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Vacuum Distillation Column Not Gaining Lvgo Level

distillation column lvgo hvgo level control level troubleshooting

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#1 georgiatech90

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Posted 13 February 2018 - 06:31 PM

I am in the process of starting up a small recycled lube oil plant. The process is as so:

 

1. Recycled lube oil feedstock has water removed in a oily water separator and preheated to 575F.

2. Feedstock enters an atmospheric column with steam injection, yielding Naphtha, diesel, and a bottoms stream.

3. The bottoms stream is preheated to 585F and enters a vacuum column under -26"Hg of vacuum, steam is also injected into the column, yielding LVGO (top draw) , HVGO (middle draw) , and asphalt residue (bottom).

 

It is a relatively standard atmospheric/vacuum oil distillation unit, and the atmospheric column is working well, yielding the diesel and naphtha as expected. The problem we are facing is that the LVGO level simply will not establish itself. The only time any significant LVGO level was observed in the unit was when we accidentally overflowed the HVGO draw tray slightly to about 200% of level (nowhere near bringing liquid to the LVGO tray). After shutting the vac column down and checking out the internals it was observed that there was damage and displacement to the HVGO tray. We had been running the column during the start-up phase with the bottom of the column flooded so level could be established at the HVGO draw. 

 

My initial thoughts are:

- Feed preheat temperature may be too low, causing the distilled fluid in the tower to condense before reaching the LVGO tray. We need to avoid cracking so are limited in how high a temperature we can raise the feed to. In your experiences what is the highest acceptable temperature you have seen lube oil preheated to in similar columns?

- LVGO tray does not have proper gaskets to hold liquid level. We poured water into the LVGO tray while the tower was shut down and saw that water slowly makes it's way through - but with rising vapor below it in operation in theory this should still hold some level. Does this need to be a water tight tray?

 

Any tips would be greatly appreciated.

 

 



#2 rdcrags

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Posted 13 February 2018 - 10:45 PM

Total trap-out trays should be liquid tight except for weep holes for shutdown and gas free procedures. The startup procedure should include steps for establishing levels on these trays and establishing circulation (pump-arounds) before generating vapor. Such levels are established with startup lines. Allowing a high level to bump the bottom trap-out tray is a no-no as doing so will always cause tray damage. Is LVGO boiling range material showing up in the HVGO product?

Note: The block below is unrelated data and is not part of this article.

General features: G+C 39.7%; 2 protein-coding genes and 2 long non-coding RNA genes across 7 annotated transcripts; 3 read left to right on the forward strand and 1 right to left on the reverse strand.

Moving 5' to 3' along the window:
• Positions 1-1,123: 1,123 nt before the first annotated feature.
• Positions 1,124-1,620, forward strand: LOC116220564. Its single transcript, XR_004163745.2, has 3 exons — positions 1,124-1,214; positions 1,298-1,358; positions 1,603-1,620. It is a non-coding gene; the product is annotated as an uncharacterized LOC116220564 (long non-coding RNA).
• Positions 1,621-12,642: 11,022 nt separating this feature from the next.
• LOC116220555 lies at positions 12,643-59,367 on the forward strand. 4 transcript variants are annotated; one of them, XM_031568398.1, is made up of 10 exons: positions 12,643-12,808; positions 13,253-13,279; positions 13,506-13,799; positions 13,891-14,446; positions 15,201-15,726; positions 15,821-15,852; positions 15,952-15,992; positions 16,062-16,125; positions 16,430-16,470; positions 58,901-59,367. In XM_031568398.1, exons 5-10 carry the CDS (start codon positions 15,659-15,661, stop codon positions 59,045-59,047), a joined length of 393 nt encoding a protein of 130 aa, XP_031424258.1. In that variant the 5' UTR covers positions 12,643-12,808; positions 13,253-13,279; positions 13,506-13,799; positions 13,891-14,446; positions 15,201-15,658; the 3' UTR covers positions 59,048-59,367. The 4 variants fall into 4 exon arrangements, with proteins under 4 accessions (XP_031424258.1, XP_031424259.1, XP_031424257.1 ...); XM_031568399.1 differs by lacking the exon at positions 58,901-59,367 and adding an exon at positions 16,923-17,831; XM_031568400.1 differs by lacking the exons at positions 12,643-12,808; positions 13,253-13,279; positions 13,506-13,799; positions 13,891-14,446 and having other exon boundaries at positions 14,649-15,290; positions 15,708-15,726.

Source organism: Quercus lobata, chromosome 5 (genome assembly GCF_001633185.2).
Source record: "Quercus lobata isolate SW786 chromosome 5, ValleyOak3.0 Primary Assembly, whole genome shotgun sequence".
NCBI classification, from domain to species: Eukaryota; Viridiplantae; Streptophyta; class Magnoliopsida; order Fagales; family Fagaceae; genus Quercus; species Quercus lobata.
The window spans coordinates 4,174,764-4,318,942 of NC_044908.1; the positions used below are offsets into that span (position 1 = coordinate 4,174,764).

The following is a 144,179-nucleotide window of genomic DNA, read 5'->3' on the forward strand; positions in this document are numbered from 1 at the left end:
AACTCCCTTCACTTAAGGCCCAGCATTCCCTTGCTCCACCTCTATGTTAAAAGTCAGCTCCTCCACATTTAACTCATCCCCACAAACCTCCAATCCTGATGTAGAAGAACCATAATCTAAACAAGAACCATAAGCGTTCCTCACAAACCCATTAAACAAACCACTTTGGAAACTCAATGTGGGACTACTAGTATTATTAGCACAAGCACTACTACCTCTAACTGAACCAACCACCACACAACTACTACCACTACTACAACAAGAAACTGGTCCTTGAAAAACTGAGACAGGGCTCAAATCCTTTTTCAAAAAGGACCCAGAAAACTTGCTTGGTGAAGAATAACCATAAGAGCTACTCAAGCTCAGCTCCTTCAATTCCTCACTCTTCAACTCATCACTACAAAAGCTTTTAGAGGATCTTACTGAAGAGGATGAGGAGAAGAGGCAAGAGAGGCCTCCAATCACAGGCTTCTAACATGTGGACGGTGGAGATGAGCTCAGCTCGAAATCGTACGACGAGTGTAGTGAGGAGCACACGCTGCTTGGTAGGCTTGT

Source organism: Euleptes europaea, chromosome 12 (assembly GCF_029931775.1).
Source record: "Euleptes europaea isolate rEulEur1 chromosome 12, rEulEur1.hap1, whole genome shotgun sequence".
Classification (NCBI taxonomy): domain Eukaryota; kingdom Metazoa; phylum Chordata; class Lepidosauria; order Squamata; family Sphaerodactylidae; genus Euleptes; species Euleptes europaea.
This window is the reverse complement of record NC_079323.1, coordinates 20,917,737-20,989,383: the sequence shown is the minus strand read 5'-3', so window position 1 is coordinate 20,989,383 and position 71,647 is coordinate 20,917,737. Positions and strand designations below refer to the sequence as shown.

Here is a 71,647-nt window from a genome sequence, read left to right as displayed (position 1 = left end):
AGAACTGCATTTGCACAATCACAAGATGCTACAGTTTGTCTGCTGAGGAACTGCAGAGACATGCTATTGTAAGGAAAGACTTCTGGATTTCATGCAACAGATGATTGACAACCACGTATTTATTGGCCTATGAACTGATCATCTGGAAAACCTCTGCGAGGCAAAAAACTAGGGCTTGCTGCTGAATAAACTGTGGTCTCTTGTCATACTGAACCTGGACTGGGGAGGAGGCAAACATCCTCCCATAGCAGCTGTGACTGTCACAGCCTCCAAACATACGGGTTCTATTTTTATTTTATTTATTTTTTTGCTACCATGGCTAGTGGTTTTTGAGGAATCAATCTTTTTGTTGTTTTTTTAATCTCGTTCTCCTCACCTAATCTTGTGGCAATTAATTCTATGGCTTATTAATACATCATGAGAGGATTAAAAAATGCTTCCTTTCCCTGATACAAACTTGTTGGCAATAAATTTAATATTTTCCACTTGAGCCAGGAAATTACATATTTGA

If LVGO material is passing un-refluxed through the LVGO section, it would greatly overload the entire educator system and vastly reduce the vacuum. If the vacuum is normal, the LVGO boiling range material must be in the HVGO product. That would mean the operating temperature is too low.



#3 georgiatech90

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Posted 15 February 2018 - 12:36 PM

Rdcrags,

 

Thank you for your input. We have repaired the damaged trap-out trays and they should now be liquid tight. 

 

This plant was designed by a junior level engineers years ago and frankly has a lot of flaws. There are no start-up lines on the plant to support level establishment. If I'm not mistaken, a start up line would be a line going from the bottoms of the column to feed liquid to the HVGO/LVGO trays? Would liquid level not eventually establish (slowly) by running the bottoms at standard level, where the evaporating HVGO/LVGO would slowly start to evaporate upwards and condense higher up in the column, eventually causing level to form?

 

It sounds like it would not be a viable solution to shut off the bottom and side draws, and then allow the column to fill completely with liquid, and then drain it down to standard level, thus establishing level on the LVGO/HVGO trays. Why would the trays be damaged by this? I calculate only about 1psi of pressure that would be exerted on the bottom side of the trays during filling.

 

Thanks again for your input.



#4 rdcrags

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Posted 18 February 2018 - 12:18 AM

Yes. After all, that's how the column was hydrotested in place after the trays were installed and manways secure. However, some vacuum column foundations are not designed to support a liquid full column. So, they are air tested, or nitrogen tested if the expense is not a concern.






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